The Catholic Church, from available records, has untold numbers of past and present heroes and heroines worth celebrating. These heroes and heroines who saved the day and more importantly, save souls by laying down their lives instead, inspired Mathew Hennessy, an associate editorial feature editor at the Wall Street Journal to introduce to readers a young priest, Fr. Andrew Will of the diocese of Bridge Port, Connecticut. Fr. Will who was a teenager during the 9/11 terrorists attacks on the World Trade Centre, according to the Wall Street Journal editor, wrote an unforgettable epitaph boldly written on a banner shortly after the sad event that read ‘The world needs Heroes’.
Ever since, the Mother Church has never been in short supply of her heroes and heroines, some of whom have been canonized and made saints while several others are awaiting beatification leading to sainthood. Let’s cast our minds back to the heroes and heroines of our time in the mode of St. Maximilian Kolbe, whose feast we celebrate today. The Polish conventual Franciscan gave his life in place of that of a family man in Auschwitz concentration camp who had been picked to be killed in response to the 1941 escape of fellow prisoners. St. Oscar Romero was Canonized on the 14th of October, 2018 by Pope Francis was murdered in San Salvador in 1980 while celebrating Mass, and Blessed Jerozy Popieluszko who was killed by the Polish security service in 1984 for standing up against oppressive communism in his native Poland.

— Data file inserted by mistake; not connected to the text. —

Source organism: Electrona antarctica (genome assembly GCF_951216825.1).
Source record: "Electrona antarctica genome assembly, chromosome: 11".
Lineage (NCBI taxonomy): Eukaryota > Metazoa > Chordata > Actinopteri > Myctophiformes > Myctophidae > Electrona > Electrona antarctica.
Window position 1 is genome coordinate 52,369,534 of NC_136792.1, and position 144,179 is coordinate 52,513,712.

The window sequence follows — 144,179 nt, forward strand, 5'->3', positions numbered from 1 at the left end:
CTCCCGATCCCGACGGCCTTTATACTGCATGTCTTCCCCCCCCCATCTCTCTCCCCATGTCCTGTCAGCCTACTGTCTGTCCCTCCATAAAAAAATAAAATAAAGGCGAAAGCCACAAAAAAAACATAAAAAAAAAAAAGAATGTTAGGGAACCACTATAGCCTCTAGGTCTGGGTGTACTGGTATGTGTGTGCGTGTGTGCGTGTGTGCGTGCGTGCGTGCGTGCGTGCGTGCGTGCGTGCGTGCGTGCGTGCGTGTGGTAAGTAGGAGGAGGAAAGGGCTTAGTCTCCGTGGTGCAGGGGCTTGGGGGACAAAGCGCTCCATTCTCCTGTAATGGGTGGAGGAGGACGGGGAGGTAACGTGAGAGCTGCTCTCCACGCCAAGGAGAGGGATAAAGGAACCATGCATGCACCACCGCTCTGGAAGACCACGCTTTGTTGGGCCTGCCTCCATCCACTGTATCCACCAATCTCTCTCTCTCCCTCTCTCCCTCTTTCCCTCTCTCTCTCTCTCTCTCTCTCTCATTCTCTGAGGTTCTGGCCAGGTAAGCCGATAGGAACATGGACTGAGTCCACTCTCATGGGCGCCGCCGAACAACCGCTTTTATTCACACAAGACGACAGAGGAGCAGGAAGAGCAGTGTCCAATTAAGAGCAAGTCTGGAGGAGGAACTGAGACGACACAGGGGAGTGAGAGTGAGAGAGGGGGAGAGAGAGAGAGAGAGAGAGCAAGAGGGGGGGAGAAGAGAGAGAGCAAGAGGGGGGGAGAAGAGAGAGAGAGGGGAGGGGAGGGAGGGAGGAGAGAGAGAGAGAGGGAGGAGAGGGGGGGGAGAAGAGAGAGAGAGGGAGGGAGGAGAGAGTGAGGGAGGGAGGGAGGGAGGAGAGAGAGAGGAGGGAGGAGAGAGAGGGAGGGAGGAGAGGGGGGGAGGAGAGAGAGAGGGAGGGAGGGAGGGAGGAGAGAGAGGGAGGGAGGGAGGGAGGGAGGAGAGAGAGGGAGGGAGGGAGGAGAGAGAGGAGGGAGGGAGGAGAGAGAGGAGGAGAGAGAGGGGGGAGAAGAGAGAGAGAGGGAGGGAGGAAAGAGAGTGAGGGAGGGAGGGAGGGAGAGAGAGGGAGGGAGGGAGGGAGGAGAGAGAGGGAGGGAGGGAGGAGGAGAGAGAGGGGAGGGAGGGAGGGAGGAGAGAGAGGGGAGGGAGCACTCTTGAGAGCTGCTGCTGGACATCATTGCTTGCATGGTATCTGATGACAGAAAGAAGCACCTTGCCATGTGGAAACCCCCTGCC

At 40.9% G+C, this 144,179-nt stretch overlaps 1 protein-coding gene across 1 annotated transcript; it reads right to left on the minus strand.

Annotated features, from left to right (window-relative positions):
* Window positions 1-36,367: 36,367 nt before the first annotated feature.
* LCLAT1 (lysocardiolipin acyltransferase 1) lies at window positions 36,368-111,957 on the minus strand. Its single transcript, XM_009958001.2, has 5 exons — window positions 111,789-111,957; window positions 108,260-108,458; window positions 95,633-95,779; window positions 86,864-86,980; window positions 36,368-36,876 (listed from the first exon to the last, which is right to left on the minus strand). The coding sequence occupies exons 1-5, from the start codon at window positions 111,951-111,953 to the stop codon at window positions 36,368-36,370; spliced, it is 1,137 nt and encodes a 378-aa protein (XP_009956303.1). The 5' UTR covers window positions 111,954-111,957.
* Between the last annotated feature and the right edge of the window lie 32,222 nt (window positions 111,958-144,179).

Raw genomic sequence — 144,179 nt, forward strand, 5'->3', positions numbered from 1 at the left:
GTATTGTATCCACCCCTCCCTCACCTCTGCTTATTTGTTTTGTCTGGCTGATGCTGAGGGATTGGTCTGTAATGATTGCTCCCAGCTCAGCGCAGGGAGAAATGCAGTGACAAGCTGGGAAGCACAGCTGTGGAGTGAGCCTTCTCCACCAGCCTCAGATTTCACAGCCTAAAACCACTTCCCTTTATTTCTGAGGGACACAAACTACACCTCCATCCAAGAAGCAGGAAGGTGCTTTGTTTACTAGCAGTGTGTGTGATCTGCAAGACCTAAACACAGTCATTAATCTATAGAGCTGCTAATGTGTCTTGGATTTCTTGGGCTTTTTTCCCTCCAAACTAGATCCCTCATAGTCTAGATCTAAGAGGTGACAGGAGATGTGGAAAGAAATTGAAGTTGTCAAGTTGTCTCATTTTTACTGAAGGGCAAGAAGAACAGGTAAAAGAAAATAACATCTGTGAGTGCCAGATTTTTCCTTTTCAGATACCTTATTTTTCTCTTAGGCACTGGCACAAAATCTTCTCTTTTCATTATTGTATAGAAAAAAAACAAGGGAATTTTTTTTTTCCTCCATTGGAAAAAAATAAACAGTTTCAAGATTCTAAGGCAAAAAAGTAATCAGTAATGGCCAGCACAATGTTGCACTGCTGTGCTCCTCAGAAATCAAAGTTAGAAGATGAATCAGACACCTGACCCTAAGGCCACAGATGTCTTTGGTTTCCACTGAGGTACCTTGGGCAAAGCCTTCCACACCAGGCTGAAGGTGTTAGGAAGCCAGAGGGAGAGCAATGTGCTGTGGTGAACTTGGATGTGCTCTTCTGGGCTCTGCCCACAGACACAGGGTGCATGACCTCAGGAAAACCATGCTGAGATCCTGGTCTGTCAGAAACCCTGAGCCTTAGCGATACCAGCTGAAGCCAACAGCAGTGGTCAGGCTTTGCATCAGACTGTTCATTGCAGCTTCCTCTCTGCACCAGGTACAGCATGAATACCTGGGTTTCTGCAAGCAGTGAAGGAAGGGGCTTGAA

There are countless others of old such as St. Issac Jogues, the 17th century Jesuit missionary who became a priest in 1636, in preaching the gospel in what is now Canada, the French man endured hardship and torture even having some of his fingers savagely chewed off by cannibals who held him captive for more than a year. Heroines equally worthy of mention are Elizabeth Ann, a pioneer in Catholic education and Mother Mary Lange, founder of the first religious community for African-American women and the first Catholic school for black children. In Nigeria, the Catholic Church would not forget in a hurry her own heroines, at least in the very recent time, in the persons of Sr. Henrietta Alokha and 14 year old Vivian Ogu, a virgin preparing for the Sacrament of Confirmation in Benin, Edo State who showed uncommon courage by refusing to be raped by armed thieves who invaded her home in 2009. She was brutally murdered for her resistance not to be defiled. Today we not only remember but also celebrate our heroine Sr. Henrietta Alokha, the Principal of Bethlehem Girls College, Abule Ado who laid down her life in a last minute attempt to rescue some students of the College supposedly gone missing in the March 15, 2020 fire disaster that burnt down the entire school structure. Just as the Nigerian Airforce is honouring her posthumously and a foundation erected to immortalize her name it would not be out of place to start the process for the beatification of this rare Nigerian heroine, Sr. Henrietta Alokha.